After establishing herself as a critical voice to be reckoned with in the local media, Chao Duang Duen studied to become the first female judge of the Juvenile Court in 1970, before she was voted into the House of Representatives, part of Thailand’s National Legislative Assembly, in 1973.
“She didn’t stop working at all.”
“People ask me, how come your grandmother was so modernized?,” laughs Pana. She used her platform to promote women’s rights, campaigning for birth control to be adopted in the region, and leading the local Family Planning Association of Thailand. She went on to form the Northern Association of Women Entrepreneurs, encouraging women to get into the workplace. “In her speech when launching that association,” Pana says, “she said that firstly you have to be a good person. That’s the most important thing. Secondly, you have to be wise. Thirdly, you have to look great. And the final thing, you have to love your country and your people.”
After being a journalist, judge and women’s rights campaigner, her final metamorphosis saw Chao Duang Duen take on the role of protector of Lanna arts, cleverly preserving her culture while creating jobs that equated to economic stability for people in rural and suburban Chiang Mai. She founded the annual Chiang Mai Flower Festival in the 1970s, which continues to take place every February. But more impactful still, in the 1980s she launched her own textiles brand Duang Duen Cotton, opening factories and employing women from the villages surrounding Chiang Mai, preserving traditional Lanna weaving patterns and natural dyeing methods.
“She came at the right time and became a springboard for reviving Lanna culture,” Pana muses. “Her textile factory used to be a resort. She employed and trained villagers to weave textiles, this was in the late 1980s when others her age would have retired. She didn’t stop working at all.”
The factory neighbors her country residence in Jomthong; it’s since been sold on and is now called the Jomthong Native Handicraft Training Center. More visible to visitors, though, is the Chiang Mai Walking Street, which she initiated in the 1990s. Night markets and walking streets are now synonymous with Thailand, but she piloted the earliest incarnation, knocking on doors, encouraging locals to get behind it. The weekly market is a sprawling event to this day, giving hill tribe villagers and farmers a place to sell their crafts and produce.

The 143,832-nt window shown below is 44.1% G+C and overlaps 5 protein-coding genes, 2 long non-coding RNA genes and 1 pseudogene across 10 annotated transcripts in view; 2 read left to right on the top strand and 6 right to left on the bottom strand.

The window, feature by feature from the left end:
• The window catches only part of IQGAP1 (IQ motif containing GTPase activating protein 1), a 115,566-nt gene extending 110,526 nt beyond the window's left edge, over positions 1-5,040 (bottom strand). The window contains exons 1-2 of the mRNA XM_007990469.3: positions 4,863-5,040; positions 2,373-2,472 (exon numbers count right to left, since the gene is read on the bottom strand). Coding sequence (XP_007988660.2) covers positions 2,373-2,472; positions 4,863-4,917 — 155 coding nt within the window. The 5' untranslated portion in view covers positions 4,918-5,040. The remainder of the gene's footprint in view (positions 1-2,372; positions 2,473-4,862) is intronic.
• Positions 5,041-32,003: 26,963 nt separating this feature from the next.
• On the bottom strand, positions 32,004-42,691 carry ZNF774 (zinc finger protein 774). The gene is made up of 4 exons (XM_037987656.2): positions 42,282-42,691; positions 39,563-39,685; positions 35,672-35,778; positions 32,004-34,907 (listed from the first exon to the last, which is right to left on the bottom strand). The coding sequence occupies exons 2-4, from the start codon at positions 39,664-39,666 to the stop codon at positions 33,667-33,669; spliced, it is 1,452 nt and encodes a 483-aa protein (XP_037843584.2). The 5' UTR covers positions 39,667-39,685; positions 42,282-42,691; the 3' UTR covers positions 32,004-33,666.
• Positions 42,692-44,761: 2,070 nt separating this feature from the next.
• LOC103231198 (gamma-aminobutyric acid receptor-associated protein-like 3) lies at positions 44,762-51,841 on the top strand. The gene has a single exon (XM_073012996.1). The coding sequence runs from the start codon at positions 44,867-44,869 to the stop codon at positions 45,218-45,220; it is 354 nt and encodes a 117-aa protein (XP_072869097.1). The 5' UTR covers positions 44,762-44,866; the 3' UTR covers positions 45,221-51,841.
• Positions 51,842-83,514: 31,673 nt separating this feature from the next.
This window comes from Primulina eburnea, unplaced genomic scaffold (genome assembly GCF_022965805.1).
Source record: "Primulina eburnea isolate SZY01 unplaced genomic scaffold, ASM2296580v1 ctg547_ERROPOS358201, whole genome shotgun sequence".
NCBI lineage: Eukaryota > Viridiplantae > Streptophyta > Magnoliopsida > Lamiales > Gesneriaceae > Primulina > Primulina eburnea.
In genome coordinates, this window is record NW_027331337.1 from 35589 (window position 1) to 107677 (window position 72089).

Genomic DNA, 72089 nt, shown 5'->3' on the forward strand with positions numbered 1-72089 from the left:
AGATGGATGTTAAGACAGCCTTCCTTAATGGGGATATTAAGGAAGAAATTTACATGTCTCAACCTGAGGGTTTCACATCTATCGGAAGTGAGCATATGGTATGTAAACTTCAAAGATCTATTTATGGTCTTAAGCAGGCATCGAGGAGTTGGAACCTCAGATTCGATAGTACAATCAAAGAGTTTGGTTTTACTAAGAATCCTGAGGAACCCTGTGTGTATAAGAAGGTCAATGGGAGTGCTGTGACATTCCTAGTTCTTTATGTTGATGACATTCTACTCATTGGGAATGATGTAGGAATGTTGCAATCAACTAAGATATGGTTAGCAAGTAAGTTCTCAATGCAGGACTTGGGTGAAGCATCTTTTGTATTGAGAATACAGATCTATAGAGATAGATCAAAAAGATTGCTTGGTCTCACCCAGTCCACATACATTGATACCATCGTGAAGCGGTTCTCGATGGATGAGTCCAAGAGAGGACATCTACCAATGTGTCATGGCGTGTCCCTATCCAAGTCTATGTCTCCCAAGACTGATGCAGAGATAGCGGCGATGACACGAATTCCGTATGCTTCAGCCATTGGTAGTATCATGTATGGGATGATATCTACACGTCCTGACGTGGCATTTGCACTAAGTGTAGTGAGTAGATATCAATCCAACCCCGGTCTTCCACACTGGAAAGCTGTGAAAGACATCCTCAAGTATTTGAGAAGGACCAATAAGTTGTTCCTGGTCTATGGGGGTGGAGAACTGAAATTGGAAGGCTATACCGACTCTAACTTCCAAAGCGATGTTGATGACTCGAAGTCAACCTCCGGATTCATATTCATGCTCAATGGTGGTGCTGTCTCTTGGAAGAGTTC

The silence of the funeral is interrupted by a somber drumbeat directing a woodwind band, which in turn guides 400 dancers. They flex then point their hands, adorned with six-inch, solid silver nails shining on every finger tip. Their sharp talons slice through the palpable tension, their dance the only movement here as everyone watches and waits. Even the confused tourists stand hushed, clustered in the temple forecourt. Wat Phra Singh is a popular sightseeing spot, as well as Chiang Mai’s royal temple. As the ranat ek Thai xylophone chimes, the entire abbey of Buddhist monks arrive, bright orange robes filing from every corner of this priory, ready to escort a coffin on a royal funeral the likes of which haven’t been seen in this city for generations.
Her awards and accolades go on, but the behemothic funeral was the greatest proof of her devotion to Chiang Mai, as Chiang Mai poured love back in her moving send off. Police and traffic wardens blocked the streets of the old city center as the mile long procession of monks, Fon Lep dancers, an elephant, musicians and her extended family and loved ones slowly paced past.
After the two hour march, her coffin arrived in Wat Suan Dok, the temple that has served as the resting place for Lanna kings for 700 years. Thousands of attendees, dressed in white, gathered to say their goodbyes to their Princess as the pyre flamed—the last Lanna funeral the country will ever see.